By Ramy Zabarah, Staff Writer

To everyone who’s sung the song “Creep” on Rock Band and called themselves a Radiohead fan, I ask you this: Where did it all begin?

For over 18 years, the English alternative rock band has been writing, recording and performing music, gaining worldwide recognition for their unique style and experimental sound.

But where did it all begin? The band’s debut album, Pablo Honey, was released in February 1993, after they signed a six album record deal with the British record label EMI.

Despite what some may think, Radiohead didn’t always have the great diverse talent that they have today. Pablo Honey was a career landmark, but it failed to show signs of hope for the band at the time of its release.

At the time of its original release, Pablo Honey couldn’t bring the band fame and fortune, or even proper venues to perform in. In fact, their first album tour was comprised of British colleges and small clubs.

It wasn’t until the album gained recognition in the U.S. that the band started to build a name for themselves.

Their debut single “Creep” had all the catchy qualities that the average listener was looking for, plunging the band to popularity through plenty radio time, a music video that became very popular on MTV and a North American tour.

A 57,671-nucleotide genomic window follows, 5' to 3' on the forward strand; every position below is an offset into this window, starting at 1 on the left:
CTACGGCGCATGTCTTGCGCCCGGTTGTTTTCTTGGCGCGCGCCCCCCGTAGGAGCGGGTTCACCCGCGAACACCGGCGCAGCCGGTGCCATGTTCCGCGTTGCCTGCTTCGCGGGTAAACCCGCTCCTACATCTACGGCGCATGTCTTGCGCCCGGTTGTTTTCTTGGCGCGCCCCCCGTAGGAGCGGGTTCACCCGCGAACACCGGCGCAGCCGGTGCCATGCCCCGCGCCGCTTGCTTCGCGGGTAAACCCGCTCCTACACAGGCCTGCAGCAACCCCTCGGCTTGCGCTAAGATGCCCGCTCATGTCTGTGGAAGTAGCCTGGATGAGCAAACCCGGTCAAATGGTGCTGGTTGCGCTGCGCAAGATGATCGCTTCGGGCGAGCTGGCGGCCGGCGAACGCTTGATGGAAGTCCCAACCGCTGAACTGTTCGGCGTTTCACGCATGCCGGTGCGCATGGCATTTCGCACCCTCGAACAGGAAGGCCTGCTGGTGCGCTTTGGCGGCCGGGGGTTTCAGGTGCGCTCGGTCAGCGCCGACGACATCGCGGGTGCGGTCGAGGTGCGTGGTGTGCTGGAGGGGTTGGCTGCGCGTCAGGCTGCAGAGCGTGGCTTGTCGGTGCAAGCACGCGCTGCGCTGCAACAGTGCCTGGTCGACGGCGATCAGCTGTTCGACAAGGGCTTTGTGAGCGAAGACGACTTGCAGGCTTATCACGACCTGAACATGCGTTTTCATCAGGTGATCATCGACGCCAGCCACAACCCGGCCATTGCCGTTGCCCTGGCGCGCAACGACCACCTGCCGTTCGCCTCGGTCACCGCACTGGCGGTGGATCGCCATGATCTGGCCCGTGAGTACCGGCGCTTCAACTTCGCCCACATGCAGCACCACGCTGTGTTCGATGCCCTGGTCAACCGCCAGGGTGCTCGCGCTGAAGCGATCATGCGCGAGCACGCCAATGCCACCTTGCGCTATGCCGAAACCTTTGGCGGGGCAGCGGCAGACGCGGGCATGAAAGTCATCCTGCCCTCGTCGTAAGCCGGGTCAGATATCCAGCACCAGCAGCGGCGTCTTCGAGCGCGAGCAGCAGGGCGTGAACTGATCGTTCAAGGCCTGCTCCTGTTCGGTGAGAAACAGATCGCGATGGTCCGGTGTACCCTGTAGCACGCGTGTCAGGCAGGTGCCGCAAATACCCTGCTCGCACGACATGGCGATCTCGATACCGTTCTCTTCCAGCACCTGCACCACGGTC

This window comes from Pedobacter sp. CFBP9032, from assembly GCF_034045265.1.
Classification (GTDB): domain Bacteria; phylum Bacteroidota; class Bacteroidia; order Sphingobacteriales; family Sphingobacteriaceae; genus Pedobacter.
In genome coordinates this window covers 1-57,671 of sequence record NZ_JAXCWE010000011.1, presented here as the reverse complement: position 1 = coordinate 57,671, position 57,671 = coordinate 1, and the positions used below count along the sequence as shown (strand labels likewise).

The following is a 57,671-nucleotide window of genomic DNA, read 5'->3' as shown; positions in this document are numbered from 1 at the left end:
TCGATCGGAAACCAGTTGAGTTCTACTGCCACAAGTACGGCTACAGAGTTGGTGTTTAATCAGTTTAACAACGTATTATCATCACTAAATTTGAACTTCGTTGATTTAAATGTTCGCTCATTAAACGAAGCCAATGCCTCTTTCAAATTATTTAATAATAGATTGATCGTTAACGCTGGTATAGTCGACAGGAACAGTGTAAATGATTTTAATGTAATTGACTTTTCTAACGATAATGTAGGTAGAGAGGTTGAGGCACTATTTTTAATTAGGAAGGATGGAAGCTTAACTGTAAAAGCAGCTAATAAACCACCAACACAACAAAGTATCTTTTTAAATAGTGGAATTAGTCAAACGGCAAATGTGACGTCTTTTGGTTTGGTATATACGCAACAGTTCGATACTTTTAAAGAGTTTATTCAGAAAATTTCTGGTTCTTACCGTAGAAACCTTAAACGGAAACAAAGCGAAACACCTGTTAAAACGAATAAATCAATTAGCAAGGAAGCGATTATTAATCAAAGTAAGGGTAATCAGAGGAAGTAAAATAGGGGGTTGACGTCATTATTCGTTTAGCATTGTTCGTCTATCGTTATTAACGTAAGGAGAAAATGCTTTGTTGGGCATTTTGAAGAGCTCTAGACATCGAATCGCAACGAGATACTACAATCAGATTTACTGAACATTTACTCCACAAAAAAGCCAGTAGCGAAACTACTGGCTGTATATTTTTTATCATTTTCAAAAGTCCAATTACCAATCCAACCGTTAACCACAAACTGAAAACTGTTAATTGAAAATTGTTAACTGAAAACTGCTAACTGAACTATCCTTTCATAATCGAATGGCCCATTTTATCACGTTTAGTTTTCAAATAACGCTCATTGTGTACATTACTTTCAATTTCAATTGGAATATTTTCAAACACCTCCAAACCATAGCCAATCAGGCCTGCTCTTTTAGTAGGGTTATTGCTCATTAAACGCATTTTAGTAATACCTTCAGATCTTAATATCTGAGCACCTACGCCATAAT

Pablo Honey can easily be characterized by noisy, treble-heavy guitar riffs and meaningless, unnecessarily depressing lyrics, but it spoke to the youth at the time.

In 1993, music was full of teen angst, heavy guitar riffs, and rowdy crowds in small clubs. The big bands at the time were Nirvana and Pearl Jam who were yelling angry, meaningless lyrics into a microphone over crashing cymbals, and distorted guitar riffs were popular.

Although Pablo Honey wasn’t great, it was pertinent to the success of the their following albums, including their most recent one, In Rainbows, which shied away from the experimental and electronic sound they had been working with in recent albums like Kid A, Amnesiac and Hail to the Thief, but went back to the basics that they began with.

Obviously, Pablo Honey by itself didn’t make Radiohead the band they are today. The record is only as significant as the work that followed.
The band’s second album, The Bends, really showed the world that Radiohead wasn’t just another angry bunch of kids.

The Bends took the distorted guitar tone from Pablo Honey and perfected it by making the riffs more elaborate, and by adding guitar parts to make the sound more atmospheric.

It wasn’t the worst album of the ’90s, but Pablo Honey was definitely Radiohead’s worst. Despite the grunge-like sound that contributed to influencing future albums and other acts at the time, as well as the recognition of lead singer Thom Yorke’s distinct falsetto, it was a failure.

If it wasn’t for “Creep,” their career might have ended there. Fortunately for us, it didn’t.